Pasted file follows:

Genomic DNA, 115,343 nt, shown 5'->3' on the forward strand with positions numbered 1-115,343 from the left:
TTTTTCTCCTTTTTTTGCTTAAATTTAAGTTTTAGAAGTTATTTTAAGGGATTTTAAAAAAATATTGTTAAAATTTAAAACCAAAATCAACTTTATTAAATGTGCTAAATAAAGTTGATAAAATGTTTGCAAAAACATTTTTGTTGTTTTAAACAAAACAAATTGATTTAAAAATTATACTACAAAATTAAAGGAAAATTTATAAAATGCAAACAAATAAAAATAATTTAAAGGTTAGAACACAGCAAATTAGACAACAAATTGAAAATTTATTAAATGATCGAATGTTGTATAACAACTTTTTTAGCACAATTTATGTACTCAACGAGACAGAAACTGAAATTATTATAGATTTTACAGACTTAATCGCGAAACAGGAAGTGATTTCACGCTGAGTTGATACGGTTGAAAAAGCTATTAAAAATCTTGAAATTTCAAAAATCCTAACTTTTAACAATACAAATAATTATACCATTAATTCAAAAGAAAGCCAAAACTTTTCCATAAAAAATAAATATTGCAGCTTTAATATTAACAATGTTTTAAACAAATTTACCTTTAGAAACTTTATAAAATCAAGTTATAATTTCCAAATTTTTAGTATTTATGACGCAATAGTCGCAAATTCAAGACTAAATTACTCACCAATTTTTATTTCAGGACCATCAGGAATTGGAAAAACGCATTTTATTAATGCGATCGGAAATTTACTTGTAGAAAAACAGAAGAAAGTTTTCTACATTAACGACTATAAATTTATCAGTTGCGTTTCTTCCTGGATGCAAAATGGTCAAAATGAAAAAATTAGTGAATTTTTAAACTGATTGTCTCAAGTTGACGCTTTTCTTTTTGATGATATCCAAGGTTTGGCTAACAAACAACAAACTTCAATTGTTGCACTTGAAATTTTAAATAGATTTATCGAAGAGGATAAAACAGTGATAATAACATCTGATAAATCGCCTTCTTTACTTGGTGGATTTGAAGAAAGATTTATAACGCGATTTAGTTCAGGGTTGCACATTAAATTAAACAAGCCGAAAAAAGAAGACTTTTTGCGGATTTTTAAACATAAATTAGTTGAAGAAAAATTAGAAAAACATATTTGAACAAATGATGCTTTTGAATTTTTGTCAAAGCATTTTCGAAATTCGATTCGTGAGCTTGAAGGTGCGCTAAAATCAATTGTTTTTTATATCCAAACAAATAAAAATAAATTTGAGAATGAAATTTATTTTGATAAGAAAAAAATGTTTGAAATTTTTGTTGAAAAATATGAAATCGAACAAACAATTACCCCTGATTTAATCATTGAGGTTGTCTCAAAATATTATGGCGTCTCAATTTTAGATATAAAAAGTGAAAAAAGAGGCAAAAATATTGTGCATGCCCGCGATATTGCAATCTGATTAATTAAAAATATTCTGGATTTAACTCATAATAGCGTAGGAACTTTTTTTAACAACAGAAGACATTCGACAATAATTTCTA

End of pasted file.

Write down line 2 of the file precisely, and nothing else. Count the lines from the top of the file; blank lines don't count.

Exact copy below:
TTTTTCTCCTTTTTTTGCTTAAATTTAAGTTTTAGAAGTTATTTTAAGGGATTTTAAAAAAATATTGTTAAAATTTAAAACCAAAATCAACTTTATTAAATGTGCTAAATAAAGTTGATAAAATGTTTGCAAAAACATTTTTGTTGTTTTAAACAAAACAAATTGATTTAAAAATTATACTACAAAATTAAAGGAAAATTTATAAAATGCAAACAAATAAAAATAATTTAAAGGTTAGAACACAGCAAATTAGACAACAAATTGAAAATTTATTAAATGATCGAATGTTGTATAACAACTTTTTTAGCACAATTTATGTACTCAACGAGACAGAAACTGAAATTATTATAGATTTTACAGACTTAATCGCGAAACAGGAAGTGATTTCACGCTGAGTTGATACGGTTGAAAAAGCTATTAAAAATCTTGAAATTTCAAAAATCCTAACTTTTAACAATACAAATAATTATACCATTAATTCAAAAGAAAGCCAAAACTTTTCCATAAAAAATAAATATTGCAGCTTTAATATTAACAATGTTTTAAACAAATTTACCTTTAGAAACTTTATAAAATCAAGTTATAATTTCCAAATTTTTAGTATTTATGACGCAATAGTCGCAAATTCAAGACTAAATTACTCACCAATTTTTATTTCAGGACCATCAGGAATTGGAAAAACGCATTTTATTAATGCGATCGGAAATTTACTTGTAGAAAAACAGAAGAAAGTTTTCTACATTAACGACTATAAATTTATCAGTTGCGTTTCTTCCTGGATGCAAAATGGTCAAAATGAAAAAATTAGTGAATTTTTAAACTGATTGTCTCAAGTTGACGCTTTTCTTTTTGATGATATCCAAGGTTTGGCTAACAAACAACAAACTTCAATTGTTGCACTTGAAATTTTAAATAGATTTATCGAAGAGGATAAAACAGTGATAATAACATCTGATAAATCGCCTTCTTTACTTGGTGGATTTGAAGAAAGATTTATAACGCGATTTAGTTCAGGGTTGCACATTAAATTAAACAAGCCGAAAAAAGAAGACTTTTTGCGGATTTTTAAACATAAATTAGTTGAAGAAAAATTAGAAAAACATATTTGAACAAATGATGCTTTTGAATTTTTGTCAAAGCATTTTCGAAATTCGATTCGTGAGCTTGAAGGTGCGCTAAAATCAATTGTTTTTTATATCCAAACAAATAAAAATAAATTTGAGAATGAAATTTATTTTGATAAGAAAAAAATGTTTGAAATTTTTGTTGAAAAATATGAAATCGAACAAACAATTACCCCTGATTTAATCATTGAGGTTGTCTCAAAATATTATGGCGTCTCAATTTTAGATATAAAAAGTGAAAAAAGAGGCAAAAATATTGTGCATGCCCGCGATATTGCAATCTGATTAATTAAAAATATTCTGGATTTAACTCATAATAGCGTAGGAACTTTTTTTAACAACAGAAGACATTCGACAATAATTTCTA